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The Executive M.A. in Jewish Education :  Developing the Right Mindset

06/04/2020 02:10:49 PM


This May - after more than two years of part-time study -  I completed the Hebrew Union College – Jewish Institute of Religion (HUC-JIR) Executive Master’s Program in Jewish Education. The program’s goal was not just to fill the minds of participants like myself with Jewish learning and examples of best Jewish educational practices but rather to develop within us the mindset to become true Jewish educational leaders.  As the author Warren Bennis once wrote, “... The leader innovates… the leader develops. … The leader has a long-range perspective. The manager asks how and when; the leader asks what and why. The manager has an eye on the bottom line; the leader has his eye on the horizon. Managers do things right; leaders do the right things.”[1]  During the program, we developed educational visions for our institutions, studied the process of change and developed skills to begin implementing these visions in our institutions – all with the aim of strengthening our potential as educational leaders.

How fortuitous it was that most of the Executive M.A Program was completed through distance learning. Our Executive Master’s program required pre-course assignments (readings, videos, questionnaires, etc.), individual and group assignments completed asynchronously and small group live sessions with professors. When Covid-19 disrupted our lives in March, this experience in distance learning was invaluable as I was able to transfer our CJL Hebrew School to an online format with first-hand knowledge of best practices in distance learning.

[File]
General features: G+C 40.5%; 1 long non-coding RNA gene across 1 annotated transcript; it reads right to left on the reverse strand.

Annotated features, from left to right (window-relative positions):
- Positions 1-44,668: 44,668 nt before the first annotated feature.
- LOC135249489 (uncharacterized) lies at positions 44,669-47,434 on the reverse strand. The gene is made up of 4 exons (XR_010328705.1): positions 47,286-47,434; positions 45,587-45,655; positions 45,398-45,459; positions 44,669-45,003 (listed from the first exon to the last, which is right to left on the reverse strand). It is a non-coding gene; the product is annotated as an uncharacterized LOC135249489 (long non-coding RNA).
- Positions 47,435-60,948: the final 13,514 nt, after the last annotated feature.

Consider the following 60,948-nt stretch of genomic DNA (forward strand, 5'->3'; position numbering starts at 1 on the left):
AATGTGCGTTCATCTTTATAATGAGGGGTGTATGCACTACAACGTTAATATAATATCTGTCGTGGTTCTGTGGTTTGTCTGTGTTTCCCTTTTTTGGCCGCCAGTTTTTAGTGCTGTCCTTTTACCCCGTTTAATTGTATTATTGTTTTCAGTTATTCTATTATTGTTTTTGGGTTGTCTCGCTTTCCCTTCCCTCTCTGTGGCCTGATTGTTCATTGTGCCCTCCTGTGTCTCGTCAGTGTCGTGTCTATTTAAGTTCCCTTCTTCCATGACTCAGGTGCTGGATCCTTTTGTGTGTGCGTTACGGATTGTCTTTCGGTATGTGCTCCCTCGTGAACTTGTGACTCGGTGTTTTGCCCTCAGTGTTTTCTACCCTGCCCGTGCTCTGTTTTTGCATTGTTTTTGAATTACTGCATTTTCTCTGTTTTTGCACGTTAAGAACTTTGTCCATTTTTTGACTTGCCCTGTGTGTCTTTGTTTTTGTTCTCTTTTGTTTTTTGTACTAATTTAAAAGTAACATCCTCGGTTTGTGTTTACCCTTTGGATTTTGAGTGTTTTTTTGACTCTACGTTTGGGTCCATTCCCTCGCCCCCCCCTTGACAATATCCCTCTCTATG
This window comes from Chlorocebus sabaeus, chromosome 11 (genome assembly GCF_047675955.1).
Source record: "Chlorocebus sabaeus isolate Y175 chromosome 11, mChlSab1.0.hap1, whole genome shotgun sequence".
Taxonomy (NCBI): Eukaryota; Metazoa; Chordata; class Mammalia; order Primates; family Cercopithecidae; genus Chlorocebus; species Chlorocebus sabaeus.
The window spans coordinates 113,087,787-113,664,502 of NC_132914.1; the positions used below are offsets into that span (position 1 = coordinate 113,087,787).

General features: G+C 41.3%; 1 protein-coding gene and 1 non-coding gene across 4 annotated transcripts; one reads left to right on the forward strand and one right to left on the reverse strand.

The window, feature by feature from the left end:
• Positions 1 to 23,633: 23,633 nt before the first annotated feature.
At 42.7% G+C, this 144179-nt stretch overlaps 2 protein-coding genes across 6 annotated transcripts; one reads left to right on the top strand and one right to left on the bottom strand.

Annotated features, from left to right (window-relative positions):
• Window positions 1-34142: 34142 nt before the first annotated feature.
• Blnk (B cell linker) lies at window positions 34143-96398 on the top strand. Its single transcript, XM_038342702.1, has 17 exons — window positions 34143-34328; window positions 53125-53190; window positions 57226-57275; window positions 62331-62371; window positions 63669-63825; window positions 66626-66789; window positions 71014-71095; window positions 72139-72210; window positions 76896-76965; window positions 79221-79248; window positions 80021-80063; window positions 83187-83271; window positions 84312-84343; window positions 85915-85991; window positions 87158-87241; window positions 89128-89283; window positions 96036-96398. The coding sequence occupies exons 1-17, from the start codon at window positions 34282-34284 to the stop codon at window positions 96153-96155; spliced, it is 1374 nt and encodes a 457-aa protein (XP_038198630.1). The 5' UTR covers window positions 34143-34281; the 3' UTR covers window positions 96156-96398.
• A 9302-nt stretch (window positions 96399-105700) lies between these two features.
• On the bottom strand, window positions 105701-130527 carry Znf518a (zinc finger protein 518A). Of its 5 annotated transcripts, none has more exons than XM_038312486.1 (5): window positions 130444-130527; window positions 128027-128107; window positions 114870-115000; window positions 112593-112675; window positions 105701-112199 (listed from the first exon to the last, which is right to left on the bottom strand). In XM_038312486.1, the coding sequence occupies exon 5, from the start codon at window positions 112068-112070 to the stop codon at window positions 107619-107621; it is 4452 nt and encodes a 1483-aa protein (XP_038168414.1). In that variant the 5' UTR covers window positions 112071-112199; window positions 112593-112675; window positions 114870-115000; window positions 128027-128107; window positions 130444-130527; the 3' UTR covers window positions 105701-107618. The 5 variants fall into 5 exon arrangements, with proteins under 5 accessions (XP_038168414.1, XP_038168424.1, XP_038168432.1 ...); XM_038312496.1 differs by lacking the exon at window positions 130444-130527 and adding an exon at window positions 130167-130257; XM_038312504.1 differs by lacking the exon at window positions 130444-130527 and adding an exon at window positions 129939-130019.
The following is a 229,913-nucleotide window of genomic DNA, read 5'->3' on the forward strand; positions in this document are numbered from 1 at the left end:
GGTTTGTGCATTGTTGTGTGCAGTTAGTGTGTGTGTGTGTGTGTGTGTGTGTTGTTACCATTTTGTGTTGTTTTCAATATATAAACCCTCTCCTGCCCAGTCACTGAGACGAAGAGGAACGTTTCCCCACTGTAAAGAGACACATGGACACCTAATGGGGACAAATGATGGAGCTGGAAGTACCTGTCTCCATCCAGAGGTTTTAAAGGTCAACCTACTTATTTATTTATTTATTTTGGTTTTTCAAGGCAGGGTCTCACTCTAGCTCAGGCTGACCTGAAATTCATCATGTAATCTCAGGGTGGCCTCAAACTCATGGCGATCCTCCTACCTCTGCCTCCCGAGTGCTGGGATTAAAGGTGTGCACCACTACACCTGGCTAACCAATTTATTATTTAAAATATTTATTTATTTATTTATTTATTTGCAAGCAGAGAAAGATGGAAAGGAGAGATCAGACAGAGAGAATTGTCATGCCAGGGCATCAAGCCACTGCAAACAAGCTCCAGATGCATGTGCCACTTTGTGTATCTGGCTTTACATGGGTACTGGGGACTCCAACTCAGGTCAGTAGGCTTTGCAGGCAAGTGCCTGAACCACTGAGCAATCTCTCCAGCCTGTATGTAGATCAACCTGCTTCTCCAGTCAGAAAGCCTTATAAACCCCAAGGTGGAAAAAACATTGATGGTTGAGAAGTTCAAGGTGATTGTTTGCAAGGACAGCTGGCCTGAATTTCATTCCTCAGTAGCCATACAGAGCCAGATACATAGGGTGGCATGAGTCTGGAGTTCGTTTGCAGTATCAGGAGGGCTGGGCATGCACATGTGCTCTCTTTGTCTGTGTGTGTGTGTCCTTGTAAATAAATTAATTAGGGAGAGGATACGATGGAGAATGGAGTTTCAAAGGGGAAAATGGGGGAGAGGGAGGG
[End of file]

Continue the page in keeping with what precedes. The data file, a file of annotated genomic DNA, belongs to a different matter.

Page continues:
There were thirteen participants in our cohort of the Executive M.A. Program and we came from all parts of the country. It was so interesting to learn about the different models and programs of supplemental Jewish education and to reflect on whether these models would fit our institution.  With so much uncertainty about the future, I am very grateful to have spent two and a half years studying and working with these colleagues so that in this unusual circumstance we can together continue to collaborate on best education practices for our institutions.

The program strengthened my knowledge and skills as a Jewish educator and helped me develop tools to become an educational leader.  Looking ahead, I hope to now implement what I have learned to transform and enrich the CJL, motivated by the words of Dr. Lesley Litman, Director of the HUC – JIR Executive M.A. Program in Jewish Education,

“The innovative (educational) model of today is not, and should not be, the same model tomorrow….We must also develop the mindset and capacity for continuous reflection, and refinement.” [2]





[1] Warren Bennis, quoted in Cherie Carter-Scott, "The Differences between Leadership and Management," Manage, November 1994, p. 12.


Thu, June 30 2022 1 Tammuz 5782